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I'm trying to analyze 1-year %-change data in R on two data series by merging them into one file. One series is weekly and the other is monthly. Converting the weekly series to monthly is the problem. Using apply.monthly() on the weekly data creates a monthly file but with intra-monthly dates that don't match the first-day-of-month format in the monthly series after combining the two files via merge.xts(). Question: How to change the resulting merged file (sample below) to one monthly entry for both series?

2012-11-01 0.02079801          NA
2012-11-24         NA -0.03375796
2012-12-01 0.02052502          NA
2012-12-29         NA  0.04442094
2013-01-01 0.01881466          NA
2013-01-26         NA  0.06370272
2013-02-01 0.01859883          NA
2013-02-23         NA  0.02999318
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2 Answers 2

up vote 3 down vote accepted

You can pass indexAt="firstof" in a call to to.monthly to get monthly data using the first of the month for the index.

getSymbols(c("USPRIV", "ICSA"), src="FRED")
merge(USPRIV, to.monthly(ICSA, indexAt="firstof", OHLC=FALSE))
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GSee, that's it. Thank you so much. I can use this with a few tweaks. Success! – JPP Mar 24 '13 at 12:28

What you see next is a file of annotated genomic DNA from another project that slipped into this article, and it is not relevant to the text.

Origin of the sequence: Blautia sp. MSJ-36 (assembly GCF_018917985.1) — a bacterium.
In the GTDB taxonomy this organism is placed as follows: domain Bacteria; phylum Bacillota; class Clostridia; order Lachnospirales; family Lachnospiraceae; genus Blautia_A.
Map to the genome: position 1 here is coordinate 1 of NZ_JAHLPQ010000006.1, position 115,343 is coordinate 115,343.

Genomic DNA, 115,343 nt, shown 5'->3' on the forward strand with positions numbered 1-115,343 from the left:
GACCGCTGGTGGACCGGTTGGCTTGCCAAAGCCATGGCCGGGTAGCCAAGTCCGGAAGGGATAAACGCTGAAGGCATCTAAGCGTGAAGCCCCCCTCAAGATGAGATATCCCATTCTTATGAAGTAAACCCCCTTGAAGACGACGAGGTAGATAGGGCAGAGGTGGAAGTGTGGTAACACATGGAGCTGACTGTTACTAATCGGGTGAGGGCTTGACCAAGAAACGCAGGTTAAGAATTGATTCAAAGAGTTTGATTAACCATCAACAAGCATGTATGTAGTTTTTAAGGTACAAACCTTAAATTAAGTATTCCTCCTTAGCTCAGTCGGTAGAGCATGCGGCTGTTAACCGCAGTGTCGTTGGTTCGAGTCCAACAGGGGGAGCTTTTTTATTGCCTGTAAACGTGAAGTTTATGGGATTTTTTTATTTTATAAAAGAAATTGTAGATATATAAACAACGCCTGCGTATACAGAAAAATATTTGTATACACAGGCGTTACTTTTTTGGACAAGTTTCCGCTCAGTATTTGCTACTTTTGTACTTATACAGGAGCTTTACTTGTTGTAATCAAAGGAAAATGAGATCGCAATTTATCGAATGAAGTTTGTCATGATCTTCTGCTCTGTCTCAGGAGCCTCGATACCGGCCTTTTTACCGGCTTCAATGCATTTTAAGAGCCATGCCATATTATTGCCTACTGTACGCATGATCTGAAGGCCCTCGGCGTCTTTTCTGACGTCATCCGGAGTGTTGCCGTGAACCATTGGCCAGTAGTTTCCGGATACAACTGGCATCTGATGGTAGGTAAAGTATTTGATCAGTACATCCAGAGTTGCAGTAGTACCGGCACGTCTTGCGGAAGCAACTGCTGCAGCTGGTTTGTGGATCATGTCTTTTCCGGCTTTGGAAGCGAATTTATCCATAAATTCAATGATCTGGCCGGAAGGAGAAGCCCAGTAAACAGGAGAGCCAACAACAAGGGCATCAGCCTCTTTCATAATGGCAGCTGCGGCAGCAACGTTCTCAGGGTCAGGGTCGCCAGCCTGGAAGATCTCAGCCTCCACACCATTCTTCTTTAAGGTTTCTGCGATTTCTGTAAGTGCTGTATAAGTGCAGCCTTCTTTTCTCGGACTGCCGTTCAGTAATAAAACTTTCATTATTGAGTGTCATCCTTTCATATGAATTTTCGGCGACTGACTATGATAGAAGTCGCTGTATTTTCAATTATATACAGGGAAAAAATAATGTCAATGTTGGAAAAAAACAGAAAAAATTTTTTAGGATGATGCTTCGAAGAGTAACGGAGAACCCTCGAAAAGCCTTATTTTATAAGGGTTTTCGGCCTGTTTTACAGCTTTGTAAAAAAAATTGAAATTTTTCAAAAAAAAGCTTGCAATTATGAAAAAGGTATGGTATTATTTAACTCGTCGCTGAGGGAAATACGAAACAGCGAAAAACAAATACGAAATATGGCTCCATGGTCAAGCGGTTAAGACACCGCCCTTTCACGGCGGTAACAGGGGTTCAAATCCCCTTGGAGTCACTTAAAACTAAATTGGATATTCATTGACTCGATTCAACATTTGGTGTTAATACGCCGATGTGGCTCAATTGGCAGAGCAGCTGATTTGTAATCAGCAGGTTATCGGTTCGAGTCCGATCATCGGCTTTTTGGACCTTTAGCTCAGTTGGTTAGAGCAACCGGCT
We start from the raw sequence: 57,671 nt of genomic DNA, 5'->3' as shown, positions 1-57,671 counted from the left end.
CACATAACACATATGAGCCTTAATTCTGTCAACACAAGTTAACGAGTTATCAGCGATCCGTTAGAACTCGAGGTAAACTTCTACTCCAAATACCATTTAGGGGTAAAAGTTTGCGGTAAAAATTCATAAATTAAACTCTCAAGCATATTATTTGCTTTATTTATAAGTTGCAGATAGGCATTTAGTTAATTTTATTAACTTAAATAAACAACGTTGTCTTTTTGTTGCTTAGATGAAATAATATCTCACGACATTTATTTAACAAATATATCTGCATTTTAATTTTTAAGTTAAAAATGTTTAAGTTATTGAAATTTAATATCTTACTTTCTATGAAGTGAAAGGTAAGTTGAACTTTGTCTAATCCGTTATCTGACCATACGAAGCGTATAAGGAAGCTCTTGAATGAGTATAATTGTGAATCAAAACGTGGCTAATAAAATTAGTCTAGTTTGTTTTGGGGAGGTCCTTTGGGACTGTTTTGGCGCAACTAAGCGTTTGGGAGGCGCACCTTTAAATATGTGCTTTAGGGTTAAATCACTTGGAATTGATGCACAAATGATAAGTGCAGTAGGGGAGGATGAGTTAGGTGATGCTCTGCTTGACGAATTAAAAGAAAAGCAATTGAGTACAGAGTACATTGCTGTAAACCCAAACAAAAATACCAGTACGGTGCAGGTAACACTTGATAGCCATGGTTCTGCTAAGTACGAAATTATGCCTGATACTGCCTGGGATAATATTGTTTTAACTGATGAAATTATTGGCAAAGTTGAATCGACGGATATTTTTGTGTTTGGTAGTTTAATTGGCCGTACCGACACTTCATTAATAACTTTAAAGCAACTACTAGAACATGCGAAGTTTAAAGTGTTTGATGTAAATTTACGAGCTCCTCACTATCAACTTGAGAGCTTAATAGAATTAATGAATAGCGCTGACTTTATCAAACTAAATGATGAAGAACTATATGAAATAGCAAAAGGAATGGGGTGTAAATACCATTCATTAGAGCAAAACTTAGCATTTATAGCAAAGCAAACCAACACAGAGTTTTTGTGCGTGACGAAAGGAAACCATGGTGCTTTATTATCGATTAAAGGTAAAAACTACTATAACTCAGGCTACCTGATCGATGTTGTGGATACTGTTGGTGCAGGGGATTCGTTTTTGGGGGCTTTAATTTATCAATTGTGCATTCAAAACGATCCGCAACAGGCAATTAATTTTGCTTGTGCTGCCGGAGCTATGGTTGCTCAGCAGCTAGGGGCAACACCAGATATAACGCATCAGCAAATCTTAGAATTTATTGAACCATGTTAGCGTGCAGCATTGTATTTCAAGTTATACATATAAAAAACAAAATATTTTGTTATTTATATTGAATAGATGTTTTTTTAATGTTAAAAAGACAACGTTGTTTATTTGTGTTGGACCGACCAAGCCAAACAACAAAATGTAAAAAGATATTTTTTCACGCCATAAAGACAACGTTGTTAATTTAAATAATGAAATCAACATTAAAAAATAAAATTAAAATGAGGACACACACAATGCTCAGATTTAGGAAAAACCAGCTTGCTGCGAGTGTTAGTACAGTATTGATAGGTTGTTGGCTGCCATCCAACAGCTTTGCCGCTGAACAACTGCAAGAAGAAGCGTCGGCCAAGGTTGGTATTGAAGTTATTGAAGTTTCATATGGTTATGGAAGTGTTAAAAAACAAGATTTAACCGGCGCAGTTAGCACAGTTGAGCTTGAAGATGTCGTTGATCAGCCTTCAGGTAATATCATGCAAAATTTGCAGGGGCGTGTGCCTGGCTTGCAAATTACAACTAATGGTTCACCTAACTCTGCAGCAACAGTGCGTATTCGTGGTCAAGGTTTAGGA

@JPP: if this best answered you question, please consider ticking the green check mark next to it. – Joshua Ulrich Mar 24 '13 at 17:51
This fix doesn't seem to work with later packages and/or versions of R. Any thoughts? All is well with R 2.14.1 and R Studio 0.97.332 and xts 0.8-6. Later versions of one or more of these (I think it's xts) render the fix inoperable. Ugh!!?! – JPP Mar 26 '13 at 1:32

Something like this:, by(d[-1], d[[1]] - as.POSIXlt(d[[1]])$mday, FUN=apply, 2, sum, na.rm=TRUE))
##                    V2          V3
## 2012-10-31 0.02079801 -0.03375796
## 2012-11-30 0.02052502  0.04442094
## 2012-12-31 0.01881466  0.06370272
## 2013-01-31 0.01859883  0.02999318

Note that the dates are encoded as row names, not as a column in the result.

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Thanks so much, but my apologies for asking further: Would I run this on only the weekly data set? Or both series? Does the "d" represent the series? – JPP Mar 24 '13 at 2:48
d represents a data.frame built from what you have pasted above. However, you could use a very similar expression to aggregate the weekly data. Seeing an example of (a subset of) the original data would help in writing that code. – Matthew Lundberg Mar 24 '13 at 2:51
Much appreciated. Here's what I did. The monthly series is private payrolls (USPRIV), the weekly series is jobless claims (ICSA). First, aggregate weekly to monthly, then create 1yr % changes on both: ICSA <-aggregate(ICSA, as.yearmon(time(ICSA)), mean) – JPP Mar 24 '13 at 3:16
USPRIV 2012-09-01 112120 2012-10-01 112337 2012-11-01 112593 2012-12-01 112817 2013-01-01 112957 2013-02-01 113203 ICSA 2013-02-09 342000 2013-02-16 366000 2013-02-23 347000 2013-03-02 342000 2013-03-09 334000 2013-03-16 336000 – JPP Mar 24 '13 at 3:40
@JPP It's not very usable in that format (just one line in the comment). Best to edit your question instead. – Matthew Lundberg Mar 24 '13 at 3:43

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